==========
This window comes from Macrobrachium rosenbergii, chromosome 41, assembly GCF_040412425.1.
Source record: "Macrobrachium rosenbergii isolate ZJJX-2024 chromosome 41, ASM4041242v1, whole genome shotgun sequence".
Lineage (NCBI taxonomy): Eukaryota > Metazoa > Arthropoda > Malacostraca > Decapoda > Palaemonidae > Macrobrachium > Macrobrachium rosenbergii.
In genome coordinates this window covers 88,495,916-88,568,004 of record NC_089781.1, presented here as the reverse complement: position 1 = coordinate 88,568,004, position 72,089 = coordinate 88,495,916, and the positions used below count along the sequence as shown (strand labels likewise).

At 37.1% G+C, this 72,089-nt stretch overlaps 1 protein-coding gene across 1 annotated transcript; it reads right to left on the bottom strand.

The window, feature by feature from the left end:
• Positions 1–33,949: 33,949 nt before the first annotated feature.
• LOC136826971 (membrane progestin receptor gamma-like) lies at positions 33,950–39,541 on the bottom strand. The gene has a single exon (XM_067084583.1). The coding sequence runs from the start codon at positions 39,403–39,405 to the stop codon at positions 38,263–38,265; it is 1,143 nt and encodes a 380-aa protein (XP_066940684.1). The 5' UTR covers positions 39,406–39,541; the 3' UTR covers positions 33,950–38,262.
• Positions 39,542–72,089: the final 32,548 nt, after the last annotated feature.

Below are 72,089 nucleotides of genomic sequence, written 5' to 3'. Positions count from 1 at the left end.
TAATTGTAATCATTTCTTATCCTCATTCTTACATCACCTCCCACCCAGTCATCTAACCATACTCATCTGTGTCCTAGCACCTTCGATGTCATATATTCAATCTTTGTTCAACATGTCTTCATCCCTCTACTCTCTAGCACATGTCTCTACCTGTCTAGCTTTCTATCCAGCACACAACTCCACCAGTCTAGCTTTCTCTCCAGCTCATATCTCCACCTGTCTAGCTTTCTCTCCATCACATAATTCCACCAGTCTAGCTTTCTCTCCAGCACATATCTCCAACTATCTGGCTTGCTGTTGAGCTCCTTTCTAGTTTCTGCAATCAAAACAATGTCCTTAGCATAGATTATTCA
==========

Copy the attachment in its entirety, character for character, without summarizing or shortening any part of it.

This window comes from Macrobrachium rosenbergii, chromosome 41, assembly GCF_040412425.1.
Source record: "Macrobrachium rosenbergii isolate ZJJX-2024 chromosome 41, ASM4041242v1, whole genome shotgun sequence".
Lineage (NCBI taxonomy): Eukaryota > Metazoa > Arthropoda > Malacostraca > Decapoda > Palaemonidae > Macrobrachium > Macrobrachium rosenbergii.
In genome coordinates this window covers 88,495,916-88,568,004 of record NC_089781.1, presented here as the reverse complement: position 1 = coordinate 88,568,004, position 72,089 = coordinate 88,495,916, and the positions used below count along the sequence as shown (strand labels likewise).

At 37.1% G+C, this 72,089-nt stretch overlaps 1 protein-coding gene across 1 annotated transcript; it reads right to left on the bottom strand.

The window, feature by feature from the left end:
• Positions 1–33,949: 33,949 nt before the first annotated feature.
• LOC136826971 (membrane progestin receptor gamma-like) lies at positions 33,950–39,541 on the bottom strand. The gene has a single exon (XM_067084583.1). The coding sequence runs from the start codon at positions 39,403–39,405 to the stop codon at positions 38,263–38,265; it is 1,143 nt and encodes a 380-aa protein (XP_066940684.1). The 5' UTR covers positions 39,406–39,541; the 3' UTR covers positions 33,950–38,262.
• Positions 39,542–72,089: the final 32,548 nt, after the last annotated feature.

Below are 72,089 nucleotides of genomic sequence, written 5' to 3'. Positions count from 1 at the left end.
TAATTGTAATCATTTCTTATCCTCATTCTTACATCACCTCCCACCCAGTCATCTAACCATACTCATCTGTGTCCTAGCACCTTCGATGTCATATATTCAATCTTTGTTCAACATGTCTTCATCCCTCTACTCTCTAGCACATGTCTCTACCTGTCTAGCTTTCTATCCAGCACACAACTCCACCAGTCTAGCTTTCTCTCCAGCTCATATCTCCACCTGTCTAGCTTTCTCTCCATCACATAATTCCACCAGTCTAGCTTTCTCTCCAGCACATATCTCCAACTATCTGGCTTGCTGTTGAGCTCCTTTCTAGTTTCTGCAATCAAAACAATGTCCTTAGCATAGATTATTCA